It’s undeniably true: Apfel has remained true to herself and her sense of style for better or for worse.
“People usually recognize my oversized glasses before they even recognize me,” she wrote in an Instagram post. But rather than bothering her, she recognizes how that kind of recognition has paid dividends for her.
She credits her originality and personality for her rise to becoming a “geriatric starlet,” in Apfel’s own words. “You have to be true to yourself, you have to know yourself. Not be a trend follower. You’ve got to learn to take a few risks,” she said in a YouTube video on how success found her. Looking over her decades of work and style, it’s impossible to find a single example of Apfel not being herself to the nth degree.
It’s possible to argue that Apfel avoids pigeonholing herself because at no point does she play a role. She is herself, and she allows fashion and style to display all the facets of her personality.
While she does stick to a few key looks, her overall signature style is wearing whatever she feels like, ignoring today’s trends and what’s in vogue. Maybe that’s what allowed her to leapfrog between interior design, restoration, textile design, modelling, and being a fashion icon throughout her career.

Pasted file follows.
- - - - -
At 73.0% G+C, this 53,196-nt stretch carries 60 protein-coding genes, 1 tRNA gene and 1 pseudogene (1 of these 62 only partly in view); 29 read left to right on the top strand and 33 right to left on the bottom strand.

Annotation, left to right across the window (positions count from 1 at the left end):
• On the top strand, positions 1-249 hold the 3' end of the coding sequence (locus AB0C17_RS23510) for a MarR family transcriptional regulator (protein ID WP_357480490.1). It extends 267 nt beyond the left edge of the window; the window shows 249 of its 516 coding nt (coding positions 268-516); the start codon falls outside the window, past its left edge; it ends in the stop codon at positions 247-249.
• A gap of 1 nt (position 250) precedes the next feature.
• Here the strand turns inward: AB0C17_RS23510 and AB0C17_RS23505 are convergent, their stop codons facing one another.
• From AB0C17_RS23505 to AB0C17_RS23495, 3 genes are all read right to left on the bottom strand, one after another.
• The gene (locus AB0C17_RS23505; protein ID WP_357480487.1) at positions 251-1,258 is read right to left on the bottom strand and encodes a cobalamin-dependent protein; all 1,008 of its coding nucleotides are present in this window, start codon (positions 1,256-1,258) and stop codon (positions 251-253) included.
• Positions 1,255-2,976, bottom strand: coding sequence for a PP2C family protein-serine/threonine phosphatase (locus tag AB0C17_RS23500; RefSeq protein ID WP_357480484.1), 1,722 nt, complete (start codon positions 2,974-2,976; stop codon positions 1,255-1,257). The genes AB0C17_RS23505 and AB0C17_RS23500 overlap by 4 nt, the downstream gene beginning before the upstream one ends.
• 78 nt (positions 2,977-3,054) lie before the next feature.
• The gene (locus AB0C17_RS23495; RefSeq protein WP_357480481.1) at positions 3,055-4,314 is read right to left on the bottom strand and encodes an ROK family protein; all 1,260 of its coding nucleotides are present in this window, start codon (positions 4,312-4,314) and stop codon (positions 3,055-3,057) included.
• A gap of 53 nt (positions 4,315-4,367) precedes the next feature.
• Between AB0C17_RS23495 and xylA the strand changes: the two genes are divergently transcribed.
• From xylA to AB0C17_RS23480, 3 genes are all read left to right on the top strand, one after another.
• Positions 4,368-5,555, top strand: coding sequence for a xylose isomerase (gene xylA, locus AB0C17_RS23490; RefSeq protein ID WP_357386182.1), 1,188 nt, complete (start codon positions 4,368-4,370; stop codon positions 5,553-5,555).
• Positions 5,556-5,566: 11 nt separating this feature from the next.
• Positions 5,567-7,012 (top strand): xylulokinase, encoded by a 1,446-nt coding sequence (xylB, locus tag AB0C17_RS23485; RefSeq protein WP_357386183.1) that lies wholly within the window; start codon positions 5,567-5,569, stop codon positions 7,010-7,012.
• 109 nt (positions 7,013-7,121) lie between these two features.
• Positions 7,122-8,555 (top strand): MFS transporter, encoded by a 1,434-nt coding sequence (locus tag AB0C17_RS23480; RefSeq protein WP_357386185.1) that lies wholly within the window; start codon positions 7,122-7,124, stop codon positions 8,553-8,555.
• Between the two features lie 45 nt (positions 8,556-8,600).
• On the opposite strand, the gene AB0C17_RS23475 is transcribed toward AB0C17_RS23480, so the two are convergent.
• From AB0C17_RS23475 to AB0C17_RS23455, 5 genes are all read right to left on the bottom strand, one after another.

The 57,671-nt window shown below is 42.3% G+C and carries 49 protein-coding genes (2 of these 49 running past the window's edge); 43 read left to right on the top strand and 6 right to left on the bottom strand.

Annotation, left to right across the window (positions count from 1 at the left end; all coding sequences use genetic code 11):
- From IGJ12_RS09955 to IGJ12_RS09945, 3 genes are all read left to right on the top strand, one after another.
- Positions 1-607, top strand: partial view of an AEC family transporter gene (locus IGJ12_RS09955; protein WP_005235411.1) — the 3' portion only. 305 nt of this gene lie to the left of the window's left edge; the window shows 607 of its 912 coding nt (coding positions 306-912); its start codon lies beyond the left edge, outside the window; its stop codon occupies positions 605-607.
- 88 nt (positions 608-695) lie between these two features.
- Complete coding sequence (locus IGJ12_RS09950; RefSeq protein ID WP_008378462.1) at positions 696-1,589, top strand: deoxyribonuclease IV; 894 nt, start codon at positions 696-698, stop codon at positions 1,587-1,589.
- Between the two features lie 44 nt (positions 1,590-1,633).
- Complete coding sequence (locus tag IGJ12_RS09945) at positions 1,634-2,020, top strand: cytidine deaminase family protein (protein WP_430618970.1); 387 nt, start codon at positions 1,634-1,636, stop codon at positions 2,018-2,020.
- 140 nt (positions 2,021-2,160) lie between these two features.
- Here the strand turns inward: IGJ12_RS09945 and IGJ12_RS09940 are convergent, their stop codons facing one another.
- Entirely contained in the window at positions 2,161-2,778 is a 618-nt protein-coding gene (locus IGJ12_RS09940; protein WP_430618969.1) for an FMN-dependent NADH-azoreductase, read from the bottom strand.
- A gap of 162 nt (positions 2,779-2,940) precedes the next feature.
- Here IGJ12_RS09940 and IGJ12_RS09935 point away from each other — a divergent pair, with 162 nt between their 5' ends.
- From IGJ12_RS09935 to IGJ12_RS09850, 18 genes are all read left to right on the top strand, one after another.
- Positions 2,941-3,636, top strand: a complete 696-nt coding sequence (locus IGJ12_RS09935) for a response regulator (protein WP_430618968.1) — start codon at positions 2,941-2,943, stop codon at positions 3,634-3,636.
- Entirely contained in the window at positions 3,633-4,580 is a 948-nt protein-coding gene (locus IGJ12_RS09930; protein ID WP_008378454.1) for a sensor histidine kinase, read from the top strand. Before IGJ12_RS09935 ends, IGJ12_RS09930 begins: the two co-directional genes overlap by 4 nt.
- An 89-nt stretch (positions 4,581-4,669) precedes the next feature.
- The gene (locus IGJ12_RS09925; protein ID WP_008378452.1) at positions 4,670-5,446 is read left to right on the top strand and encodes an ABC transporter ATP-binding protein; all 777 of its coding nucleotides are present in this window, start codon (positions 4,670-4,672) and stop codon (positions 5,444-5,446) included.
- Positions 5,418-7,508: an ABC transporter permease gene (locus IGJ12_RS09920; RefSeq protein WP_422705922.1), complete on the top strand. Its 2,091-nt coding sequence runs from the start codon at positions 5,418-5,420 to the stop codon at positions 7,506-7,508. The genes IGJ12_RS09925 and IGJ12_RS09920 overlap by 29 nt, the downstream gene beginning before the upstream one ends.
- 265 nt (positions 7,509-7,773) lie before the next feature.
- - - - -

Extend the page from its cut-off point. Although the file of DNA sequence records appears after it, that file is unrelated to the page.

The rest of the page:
Fashion before Instagram
You wouldn’t know it from looking at Apfel’s Instagram account (1.6 million followers strong), but as Apfel is 100, she clearly didn’t become famous by posting on social media. In fact, unlike many of today’s celebrities, she didn’t become internationally known for her fashion at all until she was 84.
In 2005-2006, her personal look was featured at the Costume Institution at the Metropolitan Museum of Art in an exhibit called “Rara Avis,” or rare bird. The exhibit highlighted the crucial Iris Apfel components: her bright clothing, her layered jewellery, and of course, her oversized, round glasses.